Holocaust Survivor Shares His Story With Global Students

Upon meeting William J. Lowenberg, it might be easy to see him as a successful real estate agent in his cleanly pressed suit, or the father of two children and grandfather to grandchildren in the way that he talks and smiles. You would probably never guess that he was a survivor of the Holocaust.

On January 18, Lowenberg came to speak to the second period Global Connections class. As former vice chair of the United States Holocaust Memorial Museum for eight years, he has been able to affect change and speak out about genocides in the modern world.

Born in 1926, Lowenberg was raised in Germany and lived with his sister and parents. His father ran a successful textile business that allowed Lowenberg and his sister to attend excellent Catholic elementary schools where they were the only Jews.

“I had never thought we were any different,” Lowenberg said. “We were all citizens of Germany.”

But in 1933, one year after Lowenberg had entered elementary school, Hitler and the Nazi regime came to power. He was told to sit in the back of the class and separate himself from his friends just because of his religion. Although it hurt to be ostracized by his loved ones, Lowenberg learned to accept the circumstances.

“Our friends didn’t talk to us anymore or let us visit them in their homes,” Lowenberg said. “If they had, the Nazis would have punished them too. We were all just trying to stay alive.”

In 1934, his family was essentially kicked out of town and fled to Holland, where the Nazis had not yet infiltrated. But in 1941, the Nazi regime expanded to Holland and the entire Jewish population was arrested and taken to camps across the country.

“In these camps we were made to wait,” Lowenberg said. “We all knew the Nazis couldn’t stand us, but we didn’t know to what extent they were willing to go to.”

After a few months of waiting, Lowenberg was put on a train to another camp — but this time without his family. He didn’t know it yet, but the train he was riding on would soon bring him and the other “non-believers” to an infamous concentration camp: Auschwitz.

Upon arriving, Lowenberg and his fellow prisoners were inspected and sorted into groups. The strong and healthy were sent to work and those who were young or fragile were killed immediately. Those who survived the “selection room,” were then tattooed for identification, “so the Nazis could keep track of them, like property.”

That night, Lowenberg was taken to the barracks. Out of the 3,000 people who had been on his train, there were a little more than 100 still alive. He worked with a road gang at Auschwitz, waking up at four in the morning to a breakfast of hot water and stale bread. Lowenberg worked from sun up to sun down and every day he watched hundreds of people enter the gas chambers to meet their fates. One of those days, he saw his family.

“I was working near the gas chambers that day, and as I glanced up at the people in lines, I saw my family walk straight in to their deaths,” Lowenberg said. “Even after I saw this horrible thing, I [didn’t] think they were still alive and [thought] my eyes had just been deceiving me.”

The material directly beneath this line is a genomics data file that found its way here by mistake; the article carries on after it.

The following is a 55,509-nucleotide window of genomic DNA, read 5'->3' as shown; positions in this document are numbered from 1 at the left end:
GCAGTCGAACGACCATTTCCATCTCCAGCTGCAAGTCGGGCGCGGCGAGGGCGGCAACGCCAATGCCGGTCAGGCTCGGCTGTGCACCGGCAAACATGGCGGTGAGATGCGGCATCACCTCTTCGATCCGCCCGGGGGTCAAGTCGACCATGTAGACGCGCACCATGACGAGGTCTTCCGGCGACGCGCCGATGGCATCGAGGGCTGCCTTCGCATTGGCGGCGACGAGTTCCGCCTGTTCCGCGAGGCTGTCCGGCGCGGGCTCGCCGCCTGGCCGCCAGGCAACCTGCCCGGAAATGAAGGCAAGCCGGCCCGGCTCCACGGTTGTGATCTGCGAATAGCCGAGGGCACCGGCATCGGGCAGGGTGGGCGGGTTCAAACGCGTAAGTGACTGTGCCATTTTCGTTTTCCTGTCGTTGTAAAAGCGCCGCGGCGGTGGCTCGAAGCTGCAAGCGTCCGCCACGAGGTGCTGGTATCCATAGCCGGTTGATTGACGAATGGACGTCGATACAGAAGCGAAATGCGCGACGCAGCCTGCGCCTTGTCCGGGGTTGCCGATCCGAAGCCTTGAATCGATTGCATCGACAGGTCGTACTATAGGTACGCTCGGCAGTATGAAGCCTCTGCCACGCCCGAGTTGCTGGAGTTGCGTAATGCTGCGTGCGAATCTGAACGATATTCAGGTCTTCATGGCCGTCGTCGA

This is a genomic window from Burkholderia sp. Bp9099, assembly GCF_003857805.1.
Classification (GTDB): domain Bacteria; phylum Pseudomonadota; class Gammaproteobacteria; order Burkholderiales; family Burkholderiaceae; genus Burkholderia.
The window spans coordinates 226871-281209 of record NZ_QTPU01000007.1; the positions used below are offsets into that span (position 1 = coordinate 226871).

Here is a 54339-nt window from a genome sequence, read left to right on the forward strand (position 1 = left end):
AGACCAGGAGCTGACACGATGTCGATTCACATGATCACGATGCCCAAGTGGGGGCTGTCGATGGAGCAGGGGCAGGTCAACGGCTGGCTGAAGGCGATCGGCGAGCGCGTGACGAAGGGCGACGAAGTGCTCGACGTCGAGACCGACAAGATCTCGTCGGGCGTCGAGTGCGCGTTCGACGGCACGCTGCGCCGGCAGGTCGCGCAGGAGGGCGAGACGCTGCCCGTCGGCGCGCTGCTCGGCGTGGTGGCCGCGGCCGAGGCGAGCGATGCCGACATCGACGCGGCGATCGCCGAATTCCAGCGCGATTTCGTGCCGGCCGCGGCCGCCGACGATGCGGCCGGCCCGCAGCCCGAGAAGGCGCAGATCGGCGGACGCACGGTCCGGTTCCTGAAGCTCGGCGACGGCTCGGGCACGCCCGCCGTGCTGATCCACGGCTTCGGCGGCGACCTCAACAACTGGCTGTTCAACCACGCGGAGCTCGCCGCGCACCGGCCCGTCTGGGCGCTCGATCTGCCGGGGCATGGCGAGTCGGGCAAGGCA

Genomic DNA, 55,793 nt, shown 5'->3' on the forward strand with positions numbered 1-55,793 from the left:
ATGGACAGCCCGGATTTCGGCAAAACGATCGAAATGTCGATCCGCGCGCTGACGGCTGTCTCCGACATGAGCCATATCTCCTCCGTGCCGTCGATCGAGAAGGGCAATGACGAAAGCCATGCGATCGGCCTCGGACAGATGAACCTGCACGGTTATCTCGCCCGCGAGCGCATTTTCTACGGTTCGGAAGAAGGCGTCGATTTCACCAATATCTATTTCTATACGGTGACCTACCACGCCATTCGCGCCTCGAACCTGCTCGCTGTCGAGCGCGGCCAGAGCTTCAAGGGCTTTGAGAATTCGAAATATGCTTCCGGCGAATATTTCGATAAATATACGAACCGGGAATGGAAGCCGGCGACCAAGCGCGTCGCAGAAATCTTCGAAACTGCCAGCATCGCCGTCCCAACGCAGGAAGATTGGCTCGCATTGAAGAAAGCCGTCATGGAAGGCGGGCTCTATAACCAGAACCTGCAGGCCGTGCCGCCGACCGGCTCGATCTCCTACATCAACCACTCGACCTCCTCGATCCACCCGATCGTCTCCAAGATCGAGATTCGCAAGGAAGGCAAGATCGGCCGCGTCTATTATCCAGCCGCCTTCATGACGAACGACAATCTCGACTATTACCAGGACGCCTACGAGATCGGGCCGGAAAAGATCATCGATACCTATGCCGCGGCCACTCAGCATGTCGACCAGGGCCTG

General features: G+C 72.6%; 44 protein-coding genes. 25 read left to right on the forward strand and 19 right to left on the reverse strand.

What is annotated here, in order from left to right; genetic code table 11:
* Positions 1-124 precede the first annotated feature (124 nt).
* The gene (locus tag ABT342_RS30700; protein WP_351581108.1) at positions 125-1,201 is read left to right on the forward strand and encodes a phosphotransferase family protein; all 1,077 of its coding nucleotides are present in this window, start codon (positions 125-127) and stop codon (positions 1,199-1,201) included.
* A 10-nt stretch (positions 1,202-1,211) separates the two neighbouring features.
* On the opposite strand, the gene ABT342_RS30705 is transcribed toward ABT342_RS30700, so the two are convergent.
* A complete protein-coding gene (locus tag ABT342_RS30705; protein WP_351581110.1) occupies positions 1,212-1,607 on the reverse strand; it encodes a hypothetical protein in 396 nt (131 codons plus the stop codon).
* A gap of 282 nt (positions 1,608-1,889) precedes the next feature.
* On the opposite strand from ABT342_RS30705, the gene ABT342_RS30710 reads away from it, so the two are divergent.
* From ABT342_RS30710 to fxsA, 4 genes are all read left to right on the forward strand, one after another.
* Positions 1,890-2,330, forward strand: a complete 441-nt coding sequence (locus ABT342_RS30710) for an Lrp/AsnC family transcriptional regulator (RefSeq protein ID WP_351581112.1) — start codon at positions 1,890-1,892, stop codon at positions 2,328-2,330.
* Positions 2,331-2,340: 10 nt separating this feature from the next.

Because he had paused to watch his family walk by, Lowenberg was brutally beaten by a German soldier. The injuries he sustained caused Lowenberg permanent injury to his back, which still affects his ability to walk and run. Now weaker and unable to work, he believed he was destined for the gas chambers. But a friend and fellow detainee took him out of his barracks one night and hid him in the rafters of a building, promising to get him out alive. Weeks later, the pair escaped and got on a train headed for Warsaw, Poland.

In Warsaw, Lowenberg became a prisoner once again and was forced to clean up the charred remains of a burnt-down ghetto. He and his fellow prisoners were forced to “burn bodies, demolish the ghetto and to salvage any materials for the German war industry.” Once the Germans were satisfied with their cleaning job, Lowenberg and the rest of the Jews in Warsaw were forced to march west for almost three weeks to a train that would take them to Dachau, another concentration camp in Germany.
About four months into his time at Dachau, an important day came Lowenberg would never forget.

“It was April 30, 1945. We saw huge machines come over the hill across from the camp,” Lowenberg said. “They came up to the fence and now we could see they were American soldiers in what we found out were tanks.”

The Americans gave them food and rest, and after three weeks they drove them to places where  they could all get transportation back to their homes.

Lowenberg returned to his hometown to discover that he was the only survivor left out of 145 people. He took many different jobs between 1945 and 1949, moving from Holland to Amsterdam and then to Switzerland, trying to make a life for himself after all he had been through. Before long, through a friend, Lowenberg discovered he had an uncle living in America. Both of them were so excited to know that the other was alive that three months later, Lowenberg was in the Bay Area with his relatives. After arriving in the United States, Lowenberg served in the U.S. Army until he met his wife of 50 years in 1957.

Lowenberg now travels around the Peninsula speaking out against genocide and using his unique experience as an example.

“Darfur, Sudan and the Balkans should not be happening,” Lowenberg said. “We said ‘never again’ but look at what we are allowing to take place.”

People throughout the area, including those here at the school, have found him to be incredibly inspiring.

“He was a really interesting speaker,” senior Collin Wingate said. “He was really passionate. The class really paid attention and asked questions.”

In 1997, Mr. Lowenberg published his memoir, “For My Family.” He and his wife are residents of San Francisco.